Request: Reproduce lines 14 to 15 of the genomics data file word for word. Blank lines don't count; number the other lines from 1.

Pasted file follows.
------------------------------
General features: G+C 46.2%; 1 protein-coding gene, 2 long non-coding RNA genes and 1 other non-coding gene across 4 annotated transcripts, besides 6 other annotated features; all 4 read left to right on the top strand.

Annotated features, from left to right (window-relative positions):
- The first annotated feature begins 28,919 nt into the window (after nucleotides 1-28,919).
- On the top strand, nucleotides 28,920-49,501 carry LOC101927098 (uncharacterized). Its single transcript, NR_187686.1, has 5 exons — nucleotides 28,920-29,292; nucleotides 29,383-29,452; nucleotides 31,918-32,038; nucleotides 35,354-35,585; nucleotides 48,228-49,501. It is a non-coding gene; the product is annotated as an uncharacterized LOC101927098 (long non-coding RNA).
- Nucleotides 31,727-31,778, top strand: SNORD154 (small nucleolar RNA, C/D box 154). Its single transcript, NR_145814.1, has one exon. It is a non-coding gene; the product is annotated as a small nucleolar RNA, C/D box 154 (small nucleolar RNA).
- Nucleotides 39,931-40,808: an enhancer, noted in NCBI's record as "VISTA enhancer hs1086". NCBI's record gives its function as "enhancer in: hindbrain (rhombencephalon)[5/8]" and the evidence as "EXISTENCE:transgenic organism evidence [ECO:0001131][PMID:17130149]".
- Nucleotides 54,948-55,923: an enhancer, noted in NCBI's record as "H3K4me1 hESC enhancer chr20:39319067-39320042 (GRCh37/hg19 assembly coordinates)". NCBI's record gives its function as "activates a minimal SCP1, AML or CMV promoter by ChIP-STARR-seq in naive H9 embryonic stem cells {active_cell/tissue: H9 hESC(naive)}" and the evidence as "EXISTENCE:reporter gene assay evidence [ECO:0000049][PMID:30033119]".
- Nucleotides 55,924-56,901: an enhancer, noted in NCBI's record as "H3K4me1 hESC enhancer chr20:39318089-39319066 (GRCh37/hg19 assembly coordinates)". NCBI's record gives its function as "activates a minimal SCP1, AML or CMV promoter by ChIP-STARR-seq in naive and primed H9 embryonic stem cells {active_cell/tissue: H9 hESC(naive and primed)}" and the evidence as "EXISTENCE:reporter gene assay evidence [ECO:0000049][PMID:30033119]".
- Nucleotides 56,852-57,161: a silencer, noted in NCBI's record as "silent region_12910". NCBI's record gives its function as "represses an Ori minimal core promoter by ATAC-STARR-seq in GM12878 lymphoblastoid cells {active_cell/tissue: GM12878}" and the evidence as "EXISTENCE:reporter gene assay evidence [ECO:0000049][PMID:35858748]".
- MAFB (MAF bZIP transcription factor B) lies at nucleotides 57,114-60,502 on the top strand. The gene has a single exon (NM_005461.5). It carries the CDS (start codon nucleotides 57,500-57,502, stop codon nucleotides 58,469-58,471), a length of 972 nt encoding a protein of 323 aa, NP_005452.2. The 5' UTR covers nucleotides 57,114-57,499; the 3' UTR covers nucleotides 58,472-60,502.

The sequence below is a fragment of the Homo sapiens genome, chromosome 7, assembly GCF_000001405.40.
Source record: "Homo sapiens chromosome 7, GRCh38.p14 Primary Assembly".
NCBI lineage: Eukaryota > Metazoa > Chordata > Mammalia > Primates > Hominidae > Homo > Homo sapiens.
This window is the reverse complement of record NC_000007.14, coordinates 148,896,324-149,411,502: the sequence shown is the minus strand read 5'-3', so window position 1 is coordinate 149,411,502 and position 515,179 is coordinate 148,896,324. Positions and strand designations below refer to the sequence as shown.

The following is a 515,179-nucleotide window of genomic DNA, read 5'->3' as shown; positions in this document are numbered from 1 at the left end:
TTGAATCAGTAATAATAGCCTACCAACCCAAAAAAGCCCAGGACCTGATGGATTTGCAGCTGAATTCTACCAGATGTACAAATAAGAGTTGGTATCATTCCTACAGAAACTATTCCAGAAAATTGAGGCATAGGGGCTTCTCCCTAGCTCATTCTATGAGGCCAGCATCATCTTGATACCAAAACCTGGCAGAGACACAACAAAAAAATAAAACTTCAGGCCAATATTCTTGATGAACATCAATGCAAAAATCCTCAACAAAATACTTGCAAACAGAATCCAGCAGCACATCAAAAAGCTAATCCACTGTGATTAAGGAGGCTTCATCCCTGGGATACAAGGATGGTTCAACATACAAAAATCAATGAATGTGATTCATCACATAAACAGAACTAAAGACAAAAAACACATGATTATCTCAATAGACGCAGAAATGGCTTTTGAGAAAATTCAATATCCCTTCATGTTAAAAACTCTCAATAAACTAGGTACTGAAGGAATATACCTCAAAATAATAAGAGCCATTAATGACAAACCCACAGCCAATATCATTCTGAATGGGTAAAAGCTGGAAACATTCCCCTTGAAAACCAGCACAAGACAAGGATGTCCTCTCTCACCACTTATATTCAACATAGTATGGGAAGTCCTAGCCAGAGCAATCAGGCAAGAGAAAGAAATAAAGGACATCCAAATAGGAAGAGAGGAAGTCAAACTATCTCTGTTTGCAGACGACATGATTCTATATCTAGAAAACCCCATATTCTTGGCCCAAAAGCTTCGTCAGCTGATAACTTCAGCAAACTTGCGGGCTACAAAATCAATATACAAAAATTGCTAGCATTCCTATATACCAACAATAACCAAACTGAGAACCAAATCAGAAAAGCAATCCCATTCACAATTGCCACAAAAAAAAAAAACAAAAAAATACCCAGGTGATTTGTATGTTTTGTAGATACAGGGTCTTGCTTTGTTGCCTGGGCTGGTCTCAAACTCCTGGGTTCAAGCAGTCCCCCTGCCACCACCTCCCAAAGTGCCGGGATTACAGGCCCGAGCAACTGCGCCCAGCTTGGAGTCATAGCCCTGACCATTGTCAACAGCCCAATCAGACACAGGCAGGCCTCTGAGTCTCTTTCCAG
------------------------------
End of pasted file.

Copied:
This window is the reverse complement of record NC_000007.14, coordinates 148,896,324-149,411,502: the sequence shown is the minus strand read 5'-3', so window position 1 is coordinate 149,411,502 and position 515,179 is coordinate 148,896,324. Positions and strand designations below refer to the sequence as shown.

The following is a 515,179-nucleotide window of genomic DNA, read 5'->3' as shown; positions in this document are numbered from 1 at the left end: